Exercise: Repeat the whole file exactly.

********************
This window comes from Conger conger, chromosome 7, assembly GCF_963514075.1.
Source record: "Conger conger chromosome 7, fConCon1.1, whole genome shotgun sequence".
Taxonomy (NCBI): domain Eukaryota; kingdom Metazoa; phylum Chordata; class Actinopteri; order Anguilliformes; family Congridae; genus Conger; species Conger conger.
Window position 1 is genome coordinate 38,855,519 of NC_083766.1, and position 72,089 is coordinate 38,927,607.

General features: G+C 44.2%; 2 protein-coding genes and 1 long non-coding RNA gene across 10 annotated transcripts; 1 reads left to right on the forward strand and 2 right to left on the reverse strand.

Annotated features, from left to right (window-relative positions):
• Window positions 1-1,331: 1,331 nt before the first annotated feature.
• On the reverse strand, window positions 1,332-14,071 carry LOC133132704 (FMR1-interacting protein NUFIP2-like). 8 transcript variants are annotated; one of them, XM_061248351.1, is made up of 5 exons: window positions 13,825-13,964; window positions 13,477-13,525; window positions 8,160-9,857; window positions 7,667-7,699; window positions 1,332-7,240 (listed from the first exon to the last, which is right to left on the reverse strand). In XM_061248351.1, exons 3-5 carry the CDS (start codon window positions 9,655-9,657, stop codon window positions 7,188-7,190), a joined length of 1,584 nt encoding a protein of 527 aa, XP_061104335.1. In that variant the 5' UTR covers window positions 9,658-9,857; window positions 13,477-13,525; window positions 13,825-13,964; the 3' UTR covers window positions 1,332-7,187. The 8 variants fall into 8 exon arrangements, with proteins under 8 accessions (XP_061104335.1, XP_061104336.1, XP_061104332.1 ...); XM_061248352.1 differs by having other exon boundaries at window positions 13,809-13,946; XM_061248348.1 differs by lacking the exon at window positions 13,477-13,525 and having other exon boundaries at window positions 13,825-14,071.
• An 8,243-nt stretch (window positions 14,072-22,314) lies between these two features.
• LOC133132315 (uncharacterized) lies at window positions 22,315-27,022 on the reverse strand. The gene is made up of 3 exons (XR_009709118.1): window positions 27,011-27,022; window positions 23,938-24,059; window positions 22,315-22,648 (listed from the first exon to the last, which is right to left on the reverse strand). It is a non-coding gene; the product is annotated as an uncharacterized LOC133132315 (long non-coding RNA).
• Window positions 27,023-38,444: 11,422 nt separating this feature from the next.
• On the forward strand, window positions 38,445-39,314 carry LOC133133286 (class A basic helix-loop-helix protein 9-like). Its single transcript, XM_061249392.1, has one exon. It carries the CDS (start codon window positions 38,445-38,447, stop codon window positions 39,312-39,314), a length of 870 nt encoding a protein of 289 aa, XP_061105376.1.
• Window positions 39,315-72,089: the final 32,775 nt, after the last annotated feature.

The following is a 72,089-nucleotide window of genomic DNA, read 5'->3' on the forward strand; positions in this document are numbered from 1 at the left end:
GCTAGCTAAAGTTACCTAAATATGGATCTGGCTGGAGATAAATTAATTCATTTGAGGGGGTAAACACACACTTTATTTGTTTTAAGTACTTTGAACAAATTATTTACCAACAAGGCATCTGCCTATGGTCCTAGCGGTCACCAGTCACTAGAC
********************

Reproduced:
This window comes from Conger conger, chromosome 7, assembly GCF_963514075.1.
Source record: "Conger conger chromosome 7, fConCon1.1, whole genome shotgun sequence".
Taxonomy (NCBI): domain Eukaryota; kingdom Metazoa; phylum Chordata; class Actinopteri; order Anguilliformes; family Congridae; genus Conger; species Conger conger.
Window position 1 is genome coordinate 38,855,519 of NC_083766.1, and position 72,089 is coordinate 38,927,607.

General features: G+C 44.2%; 2 protein-coding genes and 1 long non-coding RNA gene across 10 annotated transcripts; 1 reads left to right on the forward strand and 2 right to left on the reverse strand.

Annotated features, from left to right (window-relative positions):
• Window positions 1-1,331: 1,331 nt before the first annotated feature.
• On the reverse strand, window positions 1,332-14,071 carry LOC133132704 (FMR1-interacting protein NUFIP2-like). 8 transcript variants are annotated; one of them, XM_061248351.1, is made up of 5 exons: window positions 13,825-13,964; window positions 13,477-13,525; window positions 8,160-9,857; window positions 7,667-7,699; window positions 1,332-7,240 (listed from the first exon to the last, which is right to left on the reverse strand). In XM_061248351.1, exons 3-5 carry the CDS (start codon window positions 9,655-9,657, stop codon window positions 7,188-7,190), a joined length of 1,584 nt encoding a protein of 527 aa, XP_061104335.1. In that variant the 5' UTR covers window positions 9,658-9,857; window positions 13,477-13,525; window positions 13,825-13,964; the 3' UTR covers window positions 1,332-7,187. The 8 variants fall into 8 exon arrangements, with proteins under 8 accessions (XP_061104335.1, XP_061104336.1, XP_061104332.1 ...); XM_061248352.1 differs by having other exon boundaries at window positions 13,809-13,946; XM_061248348.1 differs by lacking the exon at window positions 13,477-13,525 and having other exon boundaries at window positions 13,825-14,071.
• An 8,243-nt stretch (window positions 14,072-22,314) lies between these two features.
• LOC133132315 (uncharacterized) lies at window positions 22,315-27,022 on the reverse strand. The gene is made up of 3 exons (XR_009709118.1): window positions 27,011-27,022; window positions 23,938-24,059; window positions 22,315-22,648 (listed from the first exon to the last, which is right to left on the reverse strand). It is a non-coding gene; the product is annotated as an uncharacterized LOC133132315 (long non-coding RNA).
• Window positions 27,023-38,444: 11,422 nt separating this feature from the next.
• On the forward strand, window positions 38,445-39,314 carry LOC133133286 (class A basic helix-loop-helix protein 9-like). Its single transcript, XM_061249392.1, has one exon. It carries the CDS (start codon window positions 38,445-38,447, stop codon window positions 39,312-39,314), a length of 870 nt encoding a protein of 289 aa, XP_061105376.1.
• Window positions 39,315-72,089: the final 32,775 nt, after the last annotated feature.

The following is a 72,089-nucleotide window of genomic DNA, read 5'->3' on the forward strand; positions in this document are numbered from 1 at the left end:
GCTAGCTAAAGTTACCTAAATATGGATCTGGCTGGAGATAAATTAATTCATTTGAGGGGGTAAACACACACTTTATTTGTTTTAAGTACTTTGAACAAATTATTTACCAACAAGGCATCTGCCTATGGTCCTAGCGGTCACCAGTCACTAGAC